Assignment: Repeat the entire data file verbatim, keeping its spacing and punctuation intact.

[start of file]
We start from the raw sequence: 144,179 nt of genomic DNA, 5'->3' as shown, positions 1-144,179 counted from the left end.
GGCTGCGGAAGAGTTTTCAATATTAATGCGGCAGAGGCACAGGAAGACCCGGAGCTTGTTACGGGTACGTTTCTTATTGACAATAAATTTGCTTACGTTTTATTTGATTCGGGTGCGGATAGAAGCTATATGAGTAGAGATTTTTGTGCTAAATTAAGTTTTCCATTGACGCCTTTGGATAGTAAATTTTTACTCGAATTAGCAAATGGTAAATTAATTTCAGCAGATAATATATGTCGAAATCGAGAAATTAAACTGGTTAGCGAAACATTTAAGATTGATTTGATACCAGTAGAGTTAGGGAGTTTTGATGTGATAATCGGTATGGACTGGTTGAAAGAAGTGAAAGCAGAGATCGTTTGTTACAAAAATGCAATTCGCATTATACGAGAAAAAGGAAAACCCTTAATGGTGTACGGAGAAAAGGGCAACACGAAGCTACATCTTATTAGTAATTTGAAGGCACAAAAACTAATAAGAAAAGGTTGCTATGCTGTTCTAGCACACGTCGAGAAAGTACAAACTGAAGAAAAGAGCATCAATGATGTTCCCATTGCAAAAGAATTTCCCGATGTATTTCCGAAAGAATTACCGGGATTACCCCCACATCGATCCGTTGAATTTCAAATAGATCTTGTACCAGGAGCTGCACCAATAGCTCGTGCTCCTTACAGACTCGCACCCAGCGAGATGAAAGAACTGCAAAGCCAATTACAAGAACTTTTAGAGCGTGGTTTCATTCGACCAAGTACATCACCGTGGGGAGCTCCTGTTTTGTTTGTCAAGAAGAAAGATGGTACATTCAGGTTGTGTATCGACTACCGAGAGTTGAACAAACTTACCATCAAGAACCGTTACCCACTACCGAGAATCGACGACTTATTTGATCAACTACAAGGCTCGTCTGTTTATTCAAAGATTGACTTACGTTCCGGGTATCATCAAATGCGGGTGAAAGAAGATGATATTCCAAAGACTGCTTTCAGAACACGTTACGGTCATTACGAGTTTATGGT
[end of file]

We start from the raw sequence: 144,179 nt of genomic DNA, 5'->3' as shown, positions 1-144,179 counted from the left end.
GGCTGCGGAAGAGTTTTCAATATTAATGCGGCAGAGGCACAGGAAGACCCGGAGCTTGTTACGGGTACGTTTCTTATTGACAATAAATTTGCTTACGTTTTATTTGATTCGGGTGCGGATAGAAGCTATATGAGTAGAGATTTTTGTGCTAAATTAAGTTTTCCATTGACGCCTTTGGATAGTAAATTTTTACTCGAATTAGCAAATGGTAAATTAATTTCAGCAGATAATATATGTCGAAATCGAGAAATTAAACTGGTTAGCGAAACATTTAAGATTGATTTGATACCAGTAGAGTTAGGGAGTTTTGATGTGATAATCGGTATGGACTGGTTGAAAGAAGTGAAAGCAGAGATCGTTTGTTACAAAAATGCAATTCGCATTATACGAGAAAAAGGAAAACCCTTAATGGTGTACGGAGAAAAGGGCAACACGAAGCTACATCTTATTAGTAATTTGAAGGCACAAAAACTAATAAGAAAAGGTTGCTATGCTGTTCTAGCACACGTCGAGAAAGTACAAACTGAAGAAAAGAGCATCAATGATGTTCCCATTGCAAAAGAATTTCCCGATGTATTTCCGAAAGAATTACCGGGATTACCCCCACATCGATCCGTTGAATTTCAAATAGATCTTGTACCAGGAGCTGCACCAATAGCTCGTGCTCCTTACAGACTCGCACCCAGCGAGATGAAAGAACTGCAAAGCCAATTACAAGAACTTTTAGAGCGTGGTTTCATTCGACCAAGTACATCACCGTGGGGAGCTCCTGTTTTGTTTGTCAAGAAGAAAGATGGTACATTCAGGTTGTGTATCGACTACCGAGAGTTGAACAAACTTACCATCAAGAACCGTTACCCACTACCGAGAATCGACGACTTATTTGATCAACTACAAGGCTCGTCTGTTTATTCAAAGATTGACTTACGTTCCGGGTATCATCAAATGCGGGTGAAAGAAGATGATATTCCAAAGACTGCTTTCAGAACACGTTACGGTCATTACGAGTTTATGGT